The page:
Bawdy, but beautifully imagined. Zany like the early Steve Martin, Myers is an intelligent buffoon who understands that smart comedy isn't necessarily synonymous with cerebral comedy. Silly doesn't always mean stupid, and funny doesn't always mean grown-up. In Myers' case, this means that humor can, in fact, hit below the belt and stay there.
It's no easy proposition. Lowbrow comedy minus an overarching intelligence equals Adam Sandler; clever poop jokes in a quick-witted comedic context equals Mike Myers. There's a madness to his method, but his sly delivery invariably betrays that he "gets it," that, sometimes, the funniest part of the joke is getting away with the joke in the first place. Austin Powers in Goldmember goes to great lengths to set up and sell its silliest parts (all with a wink and a nod), often telegraphing the coming punchlines well ahead of time. Once the audience is in on the gag and can see it coming a mile away, the very presence of the joke -- no matter how low or obvious or cliched or repetitious -- can itself become funnier than the punchline. What would have been only a cheap laugh is subverted by the wiliest form of audience manipulation.
The brilliance of having a randy and slightly addled English spy from the '60s unfrozen in the present day is that the conceit opens the door to all sorts of politically incorrect, socially unacceptable humor. And we're not talking dirty here; there is a surprising asexual innocence to Myers' Austin Powers shtick, a far-from-lascivious, little-boy glee that charms and mortifies and amuses.
The newest movie is very much in the vein of Austin Powers: International Man of Mystery and Austin Powers: The Spy Who Shagged Me. Goldmember, however, is the new gold standard by which all such humor should now be judged. It's awful, it's gross, and it's outrageously funny. Whatever script exists is really only a loose construct for the billion or so comedy bits to come, as Myers ricochets from scene to scene. The eponymous Goldmember is Johann van der Smut, a Dutch madman (played by Myers in gold lamé and roller skates) gelded and gilded, we are told, in an unfortunate smelting accident. Recruited by Dr. Evil, Goldmember kidnaps Powers patriarch, Nigel (played with equal parts charm and smarm by the incomparable Michael Caine), and whisks him back to the 1970s. Powers' efforts to confront his daddy issues -- while simultaneously thwarting his own many alter egos -- is what sets the story in motion.
There's not much more specific detail to tell. Dr. Evil and Mini-Me do hilarious time in a Georgia prison. Foxxy Cleopatra, a '70s jive-talking club singer/secret agent played with surprising camp by Beyonce Knowles, teams up with Austin to take down Goldmember. Scott Evil (Seth Green) finally joins the family business. What else? Cameos galore, a mole with a mole, submarines, evil henchmen physicals, the Japanese, Myers' now-signature trompe l'oeil scenes, and a few priceless recollections of a young Master Austin and a young Master Evil. And, of course, an improbably named weapon of mass destruction, this time titled Preparation H (preparations A through G having failed), just another elaborate excuse for a few ass jokes.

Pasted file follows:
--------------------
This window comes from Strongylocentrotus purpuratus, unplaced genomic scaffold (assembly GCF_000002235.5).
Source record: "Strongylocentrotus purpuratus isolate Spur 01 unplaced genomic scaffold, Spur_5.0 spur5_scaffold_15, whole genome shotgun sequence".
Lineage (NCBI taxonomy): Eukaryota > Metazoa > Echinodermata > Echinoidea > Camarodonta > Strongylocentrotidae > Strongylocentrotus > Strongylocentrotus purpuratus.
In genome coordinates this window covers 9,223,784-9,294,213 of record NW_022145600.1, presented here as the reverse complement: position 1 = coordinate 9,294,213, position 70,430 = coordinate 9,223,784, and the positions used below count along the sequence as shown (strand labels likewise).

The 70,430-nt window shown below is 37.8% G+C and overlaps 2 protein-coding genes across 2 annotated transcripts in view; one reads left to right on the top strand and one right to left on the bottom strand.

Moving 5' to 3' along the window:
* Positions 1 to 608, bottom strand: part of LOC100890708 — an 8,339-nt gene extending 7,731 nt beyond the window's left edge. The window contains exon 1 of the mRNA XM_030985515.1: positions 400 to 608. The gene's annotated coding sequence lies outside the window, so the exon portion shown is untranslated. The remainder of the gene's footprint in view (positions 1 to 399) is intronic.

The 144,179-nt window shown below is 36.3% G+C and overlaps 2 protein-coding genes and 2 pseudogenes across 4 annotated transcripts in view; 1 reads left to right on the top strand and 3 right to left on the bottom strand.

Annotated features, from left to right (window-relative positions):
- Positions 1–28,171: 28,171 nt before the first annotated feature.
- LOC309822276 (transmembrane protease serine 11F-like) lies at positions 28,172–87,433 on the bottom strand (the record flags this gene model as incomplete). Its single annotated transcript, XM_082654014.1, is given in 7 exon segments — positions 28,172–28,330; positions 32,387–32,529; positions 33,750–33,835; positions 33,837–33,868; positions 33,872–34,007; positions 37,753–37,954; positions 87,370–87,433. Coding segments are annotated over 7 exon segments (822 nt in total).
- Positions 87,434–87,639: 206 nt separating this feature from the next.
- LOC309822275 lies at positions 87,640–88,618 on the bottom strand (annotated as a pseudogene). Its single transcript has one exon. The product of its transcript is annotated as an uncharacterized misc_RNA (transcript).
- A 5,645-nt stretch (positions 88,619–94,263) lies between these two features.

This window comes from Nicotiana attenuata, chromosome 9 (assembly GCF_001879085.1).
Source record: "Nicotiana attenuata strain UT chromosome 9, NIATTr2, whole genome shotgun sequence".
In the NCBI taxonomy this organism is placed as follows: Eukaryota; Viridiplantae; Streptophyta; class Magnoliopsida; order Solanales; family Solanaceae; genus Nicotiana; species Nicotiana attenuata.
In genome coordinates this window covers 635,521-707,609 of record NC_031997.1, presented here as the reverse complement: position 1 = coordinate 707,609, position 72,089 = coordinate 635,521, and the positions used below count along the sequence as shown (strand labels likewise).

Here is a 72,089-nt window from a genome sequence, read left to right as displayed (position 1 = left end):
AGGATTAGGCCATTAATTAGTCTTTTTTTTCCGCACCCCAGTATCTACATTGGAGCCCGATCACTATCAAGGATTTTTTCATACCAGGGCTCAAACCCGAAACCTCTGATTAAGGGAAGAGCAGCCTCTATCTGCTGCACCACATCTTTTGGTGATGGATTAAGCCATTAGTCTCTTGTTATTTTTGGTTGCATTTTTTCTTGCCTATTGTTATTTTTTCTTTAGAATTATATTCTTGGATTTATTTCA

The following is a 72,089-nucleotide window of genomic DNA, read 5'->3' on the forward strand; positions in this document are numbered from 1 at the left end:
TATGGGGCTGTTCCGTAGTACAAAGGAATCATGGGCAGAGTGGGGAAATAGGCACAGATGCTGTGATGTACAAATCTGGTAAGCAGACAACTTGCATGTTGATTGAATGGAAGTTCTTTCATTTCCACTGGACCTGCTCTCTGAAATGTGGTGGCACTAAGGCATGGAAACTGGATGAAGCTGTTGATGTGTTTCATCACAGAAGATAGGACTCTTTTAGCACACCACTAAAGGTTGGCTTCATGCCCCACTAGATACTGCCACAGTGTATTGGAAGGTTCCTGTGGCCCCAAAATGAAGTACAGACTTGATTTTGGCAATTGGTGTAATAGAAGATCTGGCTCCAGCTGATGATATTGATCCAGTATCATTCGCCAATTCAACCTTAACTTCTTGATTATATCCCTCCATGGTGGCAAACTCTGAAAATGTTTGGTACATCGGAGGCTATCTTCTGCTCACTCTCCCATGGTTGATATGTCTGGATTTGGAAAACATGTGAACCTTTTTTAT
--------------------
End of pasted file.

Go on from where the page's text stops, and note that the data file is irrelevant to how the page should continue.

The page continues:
Number Two and Frau Farbissina, used so comically in the first two films, reappear but almost as bystanders to the mayhem. Sadly, as the friction between Dr. Evil and Scott dissolves, so does a large part of Scott's comic value. But if Seth Green's Austin Powers star wanes, Verne Troyer's absolutely explodes. A prop no longer, Mini-Me actively participates in some of Goldmember's funniest moments. Fat Bastard is back, too, more disgusting than ever and twice as hilarious.
Myers has said in interviews that he is interested in finding something funny, pushing it until it isn't funny any more, and persevering until his audience suddenly discovers that it's funny again. He frequently uses the 15-minute-long morning pee of the first Austin Powers movie as a specific example. A shorter scene, he argues, would have been worth a chuckle or two; prolonging it measurably heightens the hilarity. It's quite possible to say the same about the Austin Powers trilogy. International Man of Mystery was humorous and surprising, a bolt from the blue. The Spy Who Shagged Me had its moments, stretching out the laughter but growing thin in places. Only in this third installment, when the jokes should be old and tired and difficult to sustain but aren't, does the comic ingenuity of Myers truly break through. And silly becomes a strangely sophisticated, satisfying adventure.